I remember one of my favorite holidays in Taiwan is the Moon Festival where, in our elementary school, the students get to construct paper lanterns out of bamboo and paper. I used to copy illustrations from children’s books and continued on to draw and publish comic books in middle and high school. My parents always thought with my artistic hands, I’d make amazing prosthetics and beautiful dentures for patients. I asked my mother once, “Why didn’t you take us to the museums more often when I was a kid?” She replied, “Why would I do that? I was trying to steer you away from art, but you keep stubbornly continued to pursue it!” I think that was meant to be a joke. Maybe...
Where did you get your art education and who were your mentors?
I went to University of Washington in Seattle for my undergraduate studies. My first few years there, I majored in the sciences, intending to go on to medicine. After taking my first oil painting class in my Junior year, I found myself at a crossroads. Finishing my first degree in Psychology, and realizing I had no desire to go on to be a doctor, I went back to pursue a B.F.A in Painting and Drawing at the University of Washington. At UW, I studied with Helen O’Toole and Ann Gale, and many other wonderful faculty, who shaped my foundation.
I went to Boston University for my M.F.A. degree in Painting, and that was the best decision of my life. My graduate professor, John Walker, was an incredible painter and mentor. His work was bold, painterly, and poetic, heavy with collaged materials and the hand of the artist. From him, I learned to be genuine and honest with the work I make. From him, I learned I have the freedom to do anything I want to.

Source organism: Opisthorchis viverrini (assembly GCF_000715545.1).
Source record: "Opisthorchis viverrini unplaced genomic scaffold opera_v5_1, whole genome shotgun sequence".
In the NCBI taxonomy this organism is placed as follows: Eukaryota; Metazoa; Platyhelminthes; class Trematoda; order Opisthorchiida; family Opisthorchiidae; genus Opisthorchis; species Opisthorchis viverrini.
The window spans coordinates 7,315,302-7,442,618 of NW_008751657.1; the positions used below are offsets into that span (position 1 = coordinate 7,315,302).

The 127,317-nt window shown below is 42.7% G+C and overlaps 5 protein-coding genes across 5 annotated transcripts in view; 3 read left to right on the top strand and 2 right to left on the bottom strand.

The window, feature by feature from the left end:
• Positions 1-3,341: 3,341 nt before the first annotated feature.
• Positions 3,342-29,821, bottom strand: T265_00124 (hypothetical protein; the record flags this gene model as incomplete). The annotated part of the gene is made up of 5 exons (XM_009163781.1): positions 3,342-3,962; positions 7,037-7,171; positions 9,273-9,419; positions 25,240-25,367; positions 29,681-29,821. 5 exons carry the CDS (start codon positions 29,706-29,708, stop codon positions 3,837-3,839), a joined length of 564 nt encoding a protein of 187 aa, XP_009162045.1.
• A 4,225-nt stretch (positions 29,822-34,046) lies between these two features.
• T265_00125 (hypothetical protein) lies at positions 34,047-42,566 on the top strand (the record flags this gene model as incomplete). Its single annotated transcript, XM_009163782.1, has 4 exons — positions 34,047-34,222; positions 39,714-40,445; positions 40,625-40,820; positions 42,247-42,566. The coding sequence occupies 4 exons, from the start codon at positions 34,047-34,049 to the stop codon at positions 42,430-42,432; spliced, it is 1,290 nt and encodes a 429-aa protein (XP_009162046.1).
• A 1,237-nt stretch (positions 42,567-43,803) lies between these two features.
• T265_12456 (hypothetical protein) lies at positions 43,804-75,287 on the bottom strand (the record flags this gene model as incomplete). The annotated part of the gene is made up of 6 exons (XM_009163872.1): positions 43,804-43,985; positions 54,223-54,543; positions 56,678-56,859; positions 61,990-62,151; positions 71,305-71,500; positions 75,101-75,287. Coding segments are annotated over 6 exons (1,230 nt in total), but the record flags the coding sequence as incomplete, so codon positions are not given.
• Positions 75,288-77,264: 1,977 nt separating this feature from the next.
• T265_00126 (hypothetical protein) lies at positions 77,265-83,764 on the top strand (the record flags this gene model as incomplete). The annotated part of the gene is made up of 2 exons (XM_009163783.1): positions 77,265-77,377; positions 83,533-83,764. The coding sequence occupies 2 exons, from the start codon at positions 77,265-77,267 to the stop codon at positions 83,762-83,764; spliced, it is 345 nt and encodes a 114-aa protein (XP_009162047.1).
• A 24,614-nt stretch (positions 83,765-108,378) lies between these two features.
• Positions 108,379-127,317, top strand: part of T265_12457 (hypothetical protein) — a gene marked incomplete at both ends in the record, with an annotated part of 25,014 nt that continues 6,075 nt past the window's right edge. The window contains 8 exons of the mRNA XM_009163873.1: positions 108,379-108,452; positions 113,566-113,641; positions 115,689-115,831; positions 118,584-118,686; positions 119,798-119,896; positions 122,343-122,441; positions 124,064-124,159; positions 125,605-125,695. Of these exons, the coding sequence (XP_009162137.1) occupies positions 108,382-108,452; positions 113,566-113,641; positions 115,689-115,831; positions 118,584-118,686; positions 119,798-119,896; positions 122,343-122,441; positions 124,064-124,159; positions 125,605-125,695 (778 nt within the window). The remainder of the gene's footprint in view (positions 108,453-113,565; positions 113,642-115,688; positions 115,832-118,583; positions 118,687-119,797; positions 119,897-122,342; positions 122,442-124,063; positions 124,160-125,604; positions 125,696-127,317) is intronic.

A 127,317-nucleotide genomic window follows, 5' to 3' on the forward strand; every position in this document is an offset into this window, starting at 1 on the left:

What are some of the themes of your art?
The absence and presence of “memory” is something I think a lot about in my recent work. I think a lot about how memories fade with time, and how memories get altered and distilled through iterative attempts to record it. My work has really slowed down, now that I paint less from life and more from memory. In the last few years, my grandmother’s memories have been fading away. I call her Waipuo (which means grandma in Chinese). The absence and loss of her memory only prompted me to hold on to it more, wanting to preserve it somehow.
In Memories with Watermelons, I think back to how Waipuo always cut up these large triangular slices of watermelon for me when I came home to visit. Waipuo no longer remembers I like watermelons.
My painting “Sunbathing” was done from life, on a day when my dad sat in the backyard by the pool. That day, it was just a record of a specific moment in time, but I often revisit the same moment. Years later, in Sunbathing (Yellow), the memory of the bright blinding California light that afternoon stuck out to me. This memory is revisited most recently in Absent Presence. What’s not there intrigues me more rather than forcing things to be there.